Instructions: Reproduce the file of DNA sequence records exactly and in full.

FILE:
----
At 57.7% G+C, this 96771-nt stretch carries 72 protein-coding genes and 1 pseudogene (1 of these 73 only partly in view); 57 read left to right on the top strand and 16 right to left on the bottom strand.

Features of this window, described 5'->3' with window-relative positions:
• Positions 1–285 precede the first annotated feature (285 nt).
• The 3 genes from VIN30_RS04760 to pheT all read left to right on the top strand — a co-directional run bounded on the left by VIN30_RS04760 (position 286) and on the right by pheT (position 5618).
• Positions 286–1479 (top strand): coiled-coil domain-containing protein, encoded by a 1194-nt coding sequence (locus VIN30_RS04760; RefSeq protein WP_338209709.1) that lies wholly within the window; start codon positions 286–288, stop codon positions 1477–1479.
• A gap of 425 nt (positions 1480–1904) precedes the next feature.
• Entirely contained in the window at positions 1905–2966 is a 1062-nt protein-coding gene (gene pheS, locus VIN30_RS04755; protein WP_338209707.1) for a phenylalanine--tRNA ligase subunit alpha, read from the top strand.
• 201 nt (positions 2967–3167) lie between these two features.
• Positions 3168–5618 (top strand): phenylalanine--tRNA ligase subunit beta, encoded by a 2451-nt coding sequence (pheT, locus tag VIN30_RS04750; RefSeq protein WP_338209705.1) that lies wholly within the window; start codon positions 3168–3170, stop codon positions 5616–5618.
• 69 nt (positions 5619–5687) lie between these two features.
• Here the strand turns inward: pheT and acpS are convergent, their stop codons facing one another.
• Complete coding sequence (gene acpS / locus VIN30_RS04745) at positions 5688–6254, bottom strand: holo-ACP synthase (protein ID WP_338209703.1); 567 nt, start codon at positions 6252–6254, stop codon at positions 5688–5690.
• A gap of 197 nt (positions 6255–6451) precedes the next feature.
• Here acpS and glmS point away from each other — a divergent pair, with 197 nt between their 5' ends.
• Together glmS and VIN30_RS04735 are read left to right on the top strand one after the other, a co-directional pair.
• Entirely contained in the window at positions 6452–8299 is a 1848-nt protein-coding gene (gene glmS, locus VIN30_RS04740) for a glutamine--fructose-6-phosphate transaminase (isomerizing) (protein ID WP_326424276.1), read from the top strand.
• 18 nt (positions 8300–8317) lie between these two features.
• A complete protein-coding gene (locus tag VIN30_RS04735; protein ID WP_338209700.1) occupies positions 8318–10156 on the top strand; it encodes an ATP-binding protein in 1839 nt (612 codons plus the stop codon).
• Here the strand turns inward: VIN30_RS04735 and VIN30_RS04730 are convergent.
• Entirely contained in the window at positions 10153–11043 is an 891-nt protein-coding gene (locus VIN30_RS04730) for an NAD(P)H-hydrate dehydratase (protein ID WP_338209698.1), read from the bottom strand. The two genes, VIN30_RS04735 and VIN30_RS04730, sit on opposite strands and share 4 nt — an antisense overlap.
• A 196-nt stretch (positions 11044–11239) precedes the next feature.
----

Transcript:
At 57.7% G+C, this 96771-nt stretch carries 72 protein-coding genes and 1 pseudogene (1 of these 73 only partly in view); 57 read left to right on the top strand and 16 right to left on the bottom strand.

Features of this window, described 5'->3' with window-relative positions:
• Positions 1–285 precede the first annotated feature (285 nt).
• The 3 genes from VIN30_RS04760 to pheT all read left to right on the top strand — a co-directional run bounded on the left by VIN30_RS04760 (position 286) and on the right by pheT (position 5618).
• Positions 286–1479 (top strand): coiled-coil domain-containing protein, encoded by a 1194-nt coding sequence (locus VIN30_RS04760; RefSeq protein WP_338209709.1) that lies wholly within the window; start codon positions 286–288, stop codon positions 1477–1479.
• A gap of 425 nt (positions 1480–1904) precedes the next feature.
• Entirely contained in the window at positions 1905–2966 is a 1062-nt protein-coding gene (gene pheS, locus VIN30_RS04755; protein WP_338209707.1) for a phenylalanine--tRNA ligase subunit alpha, read from the top strand.
• 201 nt (positions 2967–3167) lie between these two features.
• Positions 3168–5618 (top strand): phenylalanine--tRNA ligase subunit beta, encoded by a 2451-nt coding sequence (pheT, locus tag VIN30_RS04750; RefSeq protein WP_338209705.1) that lies wholly within the window; start codon positions 3168–3170, stop codon positions 5616–5618.
• 69 nt (positions 5619–5687) lie between these two features.
• Here the strand turns inward: pheT and acpS are convergent, their stop codons facing one another.
• Complete coding sequence (gene acpS / locus VIN30_RS04745) at positions 5688–6254, bottom strand: holo-ACP synthase (protein ID WP_338209703.1); 567 nt, start codon at positions 6252–6254, stop codon at positions 5688–5690.
• A gap of 197 nt (positions 6255–6451) precedes the next feature.
• Here acpS and glmS point away from each other — a divergent pair, with 197 nt between their 5' ends.
• Together glmS and VIN30_RS04735 are read left to right on the top strand one after the other, a co-directional pair.
• Entirely contained in the window at positions 6452–8299 is a 1848-nt protein-coding gene (gene glmS, locus VIN30_RS04740) for a glutamine--fructose-6-phosphate transaminase (isomerizing) (protein ID WP_326424276.1), read from the top strand.
• 18 nt (positions 8300–8317) lie between these two features.
• A complete protein-coding gene (locus tag VIN30_RS04735; protein ID WP_338209700.1) occupies positions 8318–10156 on the top strand; it encodes an ATP-binding protein in 1839 nt (612 codons plus the stop codon).
• Here the strand turns inward: VIN30_RS04735 and VIN30_RS04730 are convergent.
• Entirely contained in the window at positions 10153–11043 is an 891-nt protein-coding gene (locus VIN30_RS04730) for an NAD(P)H-hydrate dehydratase (protein ID WP_338209698.1), read from the bottom strand. The two genes, VIN30_RS04735 and VIN30_RS04730, sit on opposite strands and share 4 nt — an antisense overlap.
• A 196-nt stretch (positions 11044–11239) precedes the next feature.